The prescription of psychiatric drugs is in many ways made in ignorance. Treatments tend to focus on just a few neurotransmitters (chemical messengers) within the brain, but in truth there are over sixty neurotransmitters and the drug action on the function of the brain and the nervous system is little understood “because most of the molecules in a very complex organ like the brain remain unknown 6.” Any talk of targeting dopamine or serotonin, for example, is grossly misleading in that modifications to one neurotransmitter have a chain reaction across the brain and beyond. And as we have seen here, serotonin receptors exist right across the body – in the gut, in the blood, and some scientists speculate that “every neuron in the brain may be contacted by a serotonin fibre”. 7
Drug category names (anti-depressant, anti-psychotic etc) are really product branding
In truth, the category names (such as antipsychotic, mood stabiliser) have little meaning. Antipsychotics aren’t really drugs that specifically correct psychosis. They have global effects across the whole of the body (affecting moods, hormones, movement, thinking, memory etc). Research indicates that antidepressants are, for example, much more effective at lowering libido than they are at lifting depression. And then we have so-called “mood stabilisers” too. These tend to be sedatives that have been used over the years to try and reduce the occurrence and/or intensity of seizures, but have been re-branded more recently as “mood stabilisers”. I quote Dr Joanna Moncrieff: “No drugs have been shown to normalise or smooth out moods, and all drugs prescribed as mood stabilisers are sedative drugs…These drugs suppress mental and physical activity and probably reduce people’s emotional responses to their environment, in a similar way to neuroleptics.”2
These drugs have serious limitations and are rough tools not specific cures
If and when a doctor is prescribing these drugs – it is important to bear in mind that they have many different effects, some desirable and others undesirable – and, as we have seen, the category names are merely branding terms rather than accurate indicators of what they do. There’s a well known advert here in the UK for a particular brand of wood treatments: “It does what it says on the tin.” With these mental health drugs, they don’t necessarily do as the name suggests. In saying this, I am not claiming that they never have beneficial effects: “Benzodiazepines [drugs such as Valium] reduce physical and mental tension. Stimulants increase energy. Anticholinergics can be euphoriant. Antipsychotics tranquilize”3 – and these effects may be welcomed by the patient. That said, these drugs have serious limitations and are rough tools not specific cures. As Dr Thomas Insel, a key proponent of bio-medical psychiatry concedes here: "For too many people, antipsychotics and antidepressants are not effective, and even when they are helpful, they reduce symptoms without eliciting recovery.”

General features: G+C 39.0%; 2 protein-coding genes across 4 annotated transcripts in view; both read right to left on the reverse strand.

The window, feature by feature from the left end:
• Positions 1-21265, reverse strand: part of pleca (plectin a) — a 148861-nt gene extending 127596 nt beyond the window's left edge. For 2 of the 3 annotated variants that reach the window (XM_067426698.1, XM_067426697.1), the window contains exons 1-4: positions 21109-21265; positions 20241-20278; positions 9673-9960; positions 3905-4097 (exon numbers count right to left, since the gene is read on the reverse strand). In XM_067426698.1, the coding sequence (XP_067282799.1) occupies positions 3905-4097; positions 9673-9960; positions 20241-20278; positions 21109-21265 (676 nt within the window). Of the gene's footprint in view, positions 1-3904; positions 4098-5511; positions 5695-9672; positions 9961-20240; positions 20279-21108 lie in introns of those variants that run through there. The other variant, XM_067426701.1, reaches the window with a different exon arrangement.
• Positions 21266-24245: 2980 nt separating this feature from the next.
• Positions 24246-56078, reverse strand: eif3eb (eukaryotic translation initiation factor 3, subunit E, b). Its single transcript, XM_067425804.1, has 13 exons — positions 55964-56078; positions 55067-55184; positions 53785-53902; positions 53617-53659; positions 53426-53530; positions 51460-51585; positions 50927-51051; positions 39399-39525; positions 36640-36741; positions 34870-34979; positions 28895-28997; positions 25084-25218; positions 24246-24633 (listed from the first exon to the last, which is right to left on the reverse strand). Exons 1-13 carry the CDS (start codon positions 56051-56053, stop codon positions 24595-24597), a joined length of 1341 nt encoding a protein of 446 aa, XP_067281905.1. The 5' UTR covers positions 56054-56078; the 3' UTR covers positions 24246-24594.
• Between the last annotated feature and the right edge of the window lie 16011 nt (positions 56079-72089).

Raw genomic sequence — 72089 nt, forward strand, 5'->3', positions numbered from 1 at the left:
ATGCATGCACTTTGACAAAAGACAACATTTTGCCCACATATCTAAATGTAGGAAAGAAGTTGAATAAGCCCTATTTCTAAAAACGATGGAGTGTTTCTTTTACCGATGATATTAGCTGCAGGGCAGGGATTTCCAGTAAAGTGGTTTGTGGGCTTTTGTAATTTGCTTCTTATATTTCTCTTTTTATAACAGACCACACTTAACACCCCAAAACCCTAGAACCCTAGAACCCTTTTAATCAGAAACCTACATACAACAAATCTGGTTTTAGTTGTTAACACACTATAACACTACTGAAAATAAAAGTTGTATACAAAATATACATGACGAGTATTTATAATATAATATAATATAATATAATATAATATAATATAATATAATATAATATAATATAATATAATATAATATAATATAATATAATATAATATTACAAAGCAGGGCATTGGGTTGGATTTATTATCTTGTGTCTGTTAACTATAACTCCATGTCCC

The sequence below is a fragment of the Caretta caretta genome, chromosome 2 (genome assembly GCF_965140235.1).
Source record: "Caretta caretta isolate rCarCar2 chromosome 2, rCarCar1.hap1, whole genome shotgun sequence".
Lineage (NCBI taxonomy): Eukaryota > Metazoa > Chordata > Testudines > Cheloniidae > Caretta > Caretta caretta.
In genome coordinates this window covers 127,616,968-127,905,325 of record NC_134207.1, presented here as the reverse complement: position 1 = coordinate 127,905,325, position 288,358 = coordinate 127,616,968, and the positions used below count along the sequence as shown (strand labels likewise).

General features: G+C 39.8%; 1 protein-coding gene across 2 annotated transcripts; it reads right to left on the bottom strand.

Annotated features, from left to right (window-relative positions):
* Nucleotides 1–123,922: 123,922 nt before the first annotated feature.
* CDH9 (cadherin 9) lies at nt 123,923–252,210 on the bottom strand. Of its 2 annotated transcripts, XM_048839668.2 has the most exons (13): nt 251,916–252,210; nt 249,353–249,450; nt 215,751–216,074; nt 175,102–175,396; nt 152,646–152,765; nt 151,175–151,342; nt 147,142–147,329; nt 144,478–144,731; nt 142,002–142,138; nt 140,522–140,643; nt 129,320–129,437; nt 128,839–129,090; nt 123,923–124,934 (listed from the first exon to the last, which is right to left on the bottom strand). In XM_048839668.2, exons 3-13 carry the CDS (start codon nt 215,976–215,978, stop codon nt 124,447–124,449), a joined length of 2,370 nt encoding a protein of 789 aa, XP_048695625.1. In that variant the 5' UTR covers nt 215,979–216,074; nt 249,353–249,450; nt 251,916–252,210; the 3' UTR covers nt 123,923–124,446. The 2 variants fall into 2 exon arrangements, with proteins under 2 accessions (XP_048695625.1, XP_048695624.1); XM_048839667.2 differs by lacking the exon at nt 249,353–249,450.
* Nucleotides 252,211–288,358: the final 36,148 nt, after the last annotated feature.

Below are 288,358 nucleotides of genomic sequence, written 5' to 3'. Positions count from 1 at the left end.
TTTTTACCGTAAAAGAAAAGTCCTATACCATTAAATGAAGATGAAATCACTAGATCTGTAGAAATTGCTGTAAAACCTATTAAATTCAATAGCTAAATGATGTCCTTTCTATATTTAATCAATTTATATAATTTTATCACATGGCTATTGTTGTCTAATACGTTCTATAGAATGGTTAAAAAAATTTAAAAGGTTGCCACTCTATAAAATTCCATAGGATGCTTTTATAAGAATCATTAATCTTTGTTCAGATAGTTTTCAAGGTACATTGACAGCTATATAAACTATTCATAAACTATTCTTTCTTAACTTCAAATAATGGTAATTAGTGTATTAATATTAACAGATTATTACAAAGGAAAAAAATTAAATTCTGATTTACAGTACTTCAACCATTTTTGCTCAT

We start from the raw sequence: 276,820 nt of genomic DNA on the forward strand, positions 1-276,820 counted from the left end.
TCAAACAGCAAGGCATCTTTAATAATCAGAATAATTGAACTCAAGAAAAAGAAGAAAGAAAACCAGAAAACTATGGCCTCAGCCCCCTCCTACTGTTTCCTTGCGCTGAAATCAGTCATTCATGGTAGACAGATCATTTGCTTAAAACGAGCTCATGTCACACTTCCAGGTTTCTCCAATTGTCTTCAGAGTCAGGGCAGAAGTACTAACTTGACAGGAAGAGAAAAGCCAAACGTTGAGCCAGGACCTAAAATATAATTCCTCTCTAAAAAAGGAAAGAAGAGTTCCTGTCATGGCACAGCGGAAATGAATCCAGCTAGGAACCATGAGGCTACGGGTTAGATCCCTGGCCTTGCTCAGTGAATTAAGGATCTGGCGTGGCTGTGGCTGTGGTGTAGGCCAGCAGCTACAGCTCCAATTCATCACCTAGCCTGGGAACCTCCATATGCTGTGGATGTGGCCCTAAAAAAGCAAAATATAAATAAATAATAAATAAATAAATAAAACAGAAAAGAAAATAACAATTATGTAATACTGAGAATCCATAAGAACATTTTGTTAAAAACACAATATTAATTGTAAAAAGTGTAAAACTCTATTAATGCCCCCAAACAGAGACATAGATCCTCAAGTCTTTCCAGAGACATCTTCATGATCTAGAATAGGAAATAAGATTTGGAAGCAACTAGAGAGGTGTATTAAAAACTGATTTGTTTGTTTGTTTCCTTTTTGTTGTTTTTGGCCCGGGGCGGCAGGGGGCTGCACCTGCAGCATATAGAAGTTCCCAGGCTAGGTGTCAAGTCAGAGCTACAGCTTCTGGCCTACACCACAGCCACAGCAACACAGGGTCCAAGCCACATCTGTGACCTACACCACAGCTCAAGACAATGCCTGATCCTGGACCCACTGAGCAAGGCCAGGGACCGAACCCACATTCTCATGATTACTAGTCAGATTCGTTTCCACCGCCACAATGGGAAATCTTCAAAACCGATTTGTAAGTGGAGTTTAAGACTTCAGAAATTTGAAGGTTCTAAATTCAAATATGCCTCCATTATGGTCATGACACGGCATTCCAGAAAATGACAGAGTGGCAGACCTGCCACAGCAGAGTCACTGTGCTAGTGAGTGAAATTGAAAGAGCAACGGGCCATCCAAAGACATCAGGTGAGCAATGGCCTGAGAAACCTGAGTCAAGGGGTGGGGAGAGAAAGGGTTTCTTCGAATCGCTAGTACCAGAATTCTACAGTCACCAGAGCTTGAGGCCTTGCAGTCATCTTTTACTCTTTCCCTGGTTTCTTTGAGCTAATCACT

Studies highlight these limitations, as we read here: “It is now widely admitted that at least 25% of patients do not show any significant clinical improvement with [neuroleptic/antipsychotic] treatment. A recent comparison of two of the newer neuroleptic drugs, risperidone and olanzapine, found that 46% and 56% of patients, respectively, did not respond after four months of treatment (Robinson et al. 2006) 1.”
If these drugs were simply ineffective we would have less to fear. But as we have seen, they can create more problems than they solve: antidepressants can lead to depression and mania, drugs like Valium (intended to calm) can make people extremely anxious and panicky, and, according to Dr Healy (here), "there is a real case today that many of the antipsychotics or mood stabilizers being given cause the psychoses they are supposed to treat or mood swings they are supposed to stabilize."
Can psychiatric drugs be helpful? To a point. There is however a big BUT here. They may be helpful in some ways, but, they do come with a whole host of unpleasant side-effects, can aggravate the problems they are supposed to help remedy, create new problems, can impede natural recovery, and are seriously risky too, especially when used for long periods. We look at the risks here.
References - Bibliography - Further reading
1 Moncrieff, J. (2008) The Myth of the Chemical Cure. UK: Palgrave MacMillan
2 Moncrieff, J. (2009) A Straight Talking Introduction to Psychiatric Drugs. UK: PCCS Books Ltd
3 Healy, D. et al 2012 Data Based Medicine Position Paper: Antidepressants for Takers (RxISK). Full article
4 Carlat, D. (2010) Unhinged: The Trouble with Psychiatry - A Doctor's Revelations about a Profession in Crisis. New York: Free press
5 Valenstein, E.S. (1998) Blaming the Brain: The Truth About Drugs and Mental Health. New York: The Free Press.
6 Cooper et al. (2003) The Biological Basis of Neuropharmacology. UK: Oxford University Press. (p. 40)
7 Jackson, G. (2005) Rethinking Psychiatric Drugs. USA: Anchor House. (p. 77)